cinetopia film festival review: quest

Written by Tony Fragale


At Cinetopia, I had the chance to see many very good films, but after seeing the documentary Quest, it completely reset my standard as to how powerful a movie could be. Before digging into this review I would like to note the bias I saw this movie under. Prior to seeing this film, I had just watched Whose Streets? which was a documentary surrounding the Michael Brown shooting in Ferguson, MI. Now, while Whose Streets? was a great film, Quest tackled a lot of the same themes in a much different  — and dare I say digestible  — light.

Courtesy of Cinetopia Film Festival program

Courtesy of Cinetopia Film Festival program

First off, this film took about 10 years to create, and the filmmaker Jonathan Olshefski had followed the same family around in northern Philadelphia documenting their progress and struggles with race, class, hope, and love.


The film begins during the initial election for Barack Obama, and the film ends on the election day of Donald Trump. This time period not only gives the viewer a related sense of timeliness, but a sense of relatability that one might not have felt. The film follows the Rainey family and a lot of the things they are forced to deal with growing up in a hard neighborhood. Chris Rainey works in radio and runs a Friday night “freestyle session” in his own basement recording studio in hopes of letting local neighborhood kids blow off some steam and keep them off the streets. Chrstine’a Rainey is an overnight cleaner at a local hospital. Their relationship is depicted as strongly committed and mostly warm. They also have two kids, PJ and William. Unfortunately, William does not get very much screen time, but the audience really gets to grow up with PJ.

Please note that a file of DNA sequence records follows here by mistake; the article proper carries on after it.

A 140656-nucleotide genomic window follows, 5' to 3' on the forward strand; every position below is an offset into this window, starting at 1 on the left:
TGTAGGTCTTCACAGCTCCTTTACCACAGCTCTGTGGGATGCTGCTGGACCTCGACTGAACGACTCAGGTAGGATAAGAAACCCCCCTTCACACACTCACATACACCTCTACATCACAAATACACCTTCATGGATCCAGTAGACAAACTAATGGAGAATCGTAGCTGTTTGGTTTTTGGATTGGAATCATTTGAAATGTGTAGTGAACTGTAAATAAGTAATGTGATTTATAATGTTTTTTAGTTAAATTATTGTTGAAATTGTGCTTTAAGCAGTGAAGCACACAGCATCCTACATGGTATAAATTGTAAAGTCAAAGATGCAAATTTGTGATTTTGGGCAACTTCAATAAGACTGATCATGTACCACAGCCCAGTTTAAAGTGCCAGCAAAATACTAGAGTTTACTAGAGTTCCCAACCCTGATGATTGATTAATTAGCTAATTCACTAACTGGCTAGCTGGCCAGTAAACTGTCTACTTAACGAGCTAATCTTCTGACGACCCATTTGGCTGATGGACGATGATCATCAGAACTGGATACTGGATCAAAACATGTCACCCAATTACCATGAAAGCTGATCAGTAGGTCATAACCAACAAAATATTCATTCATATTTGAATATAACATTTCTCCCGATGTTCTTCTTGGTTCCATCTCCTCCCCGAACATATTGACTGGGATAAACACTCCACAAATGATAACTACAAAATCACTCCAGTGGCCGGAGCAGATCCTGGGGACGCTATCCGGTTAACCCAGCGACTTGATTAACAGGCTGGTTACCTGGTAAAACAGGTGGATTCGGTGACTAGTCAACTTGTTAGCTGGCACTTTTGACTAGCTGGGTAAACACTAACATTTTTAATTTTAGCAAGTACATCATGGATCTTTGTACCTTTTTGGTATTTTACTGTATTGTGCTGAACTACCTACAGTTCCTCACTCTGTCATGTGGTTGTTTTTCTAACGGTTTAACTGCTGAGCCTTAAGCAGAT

With so many hours put into this project, it really does not seem to just scream action in the audience’s face. Instead, every scene brings the viewer closer and closer to the family and their struggles. There is always an overarching sense of pressure surrounding the family, but they always seem to prevail even in the toughest times. Once it is revealed that their son William has cancer, the movie really does take off. Quest keeps the audience on their toes because of some of the tragedy that surrounds this hardworking family. Even when William’s cancer seems to be going away, the audience gets hit with another emotional punch to find out their daughter PJ was shot in the eye coming home from school.


In Quest, everything snowballs into something else, and we get a front seat view of the hardships that this family is forced to face. The film is far from quiet, though. We see the family and neighbors marching through the streets for a better neighborhood. “How did Meek Mill and Jay-Z become our leaders? Where are they now? Where are Beyoncé and Rihanna now? Our first role models should be us.” Is a powerful quote that came from one of these marches.


Through the changing tides of election season, we get to watch this family grow from a very intimate point of view. This film is probably one of the most interesting documentaries I have seen in a long time. It broke a lot of common structural bounds and was just overall touching to watch. Instead of touring characters, the audience really gets to know the family. I highly recommend Quest to anybody that has the opportunity to see it.


Featured at the 2017 Cinetopia Film Festival in Ann Arbor and Detroit, MI. The festival took place June 1st - 11th and featured “the best films from the world’s best film festivals.”

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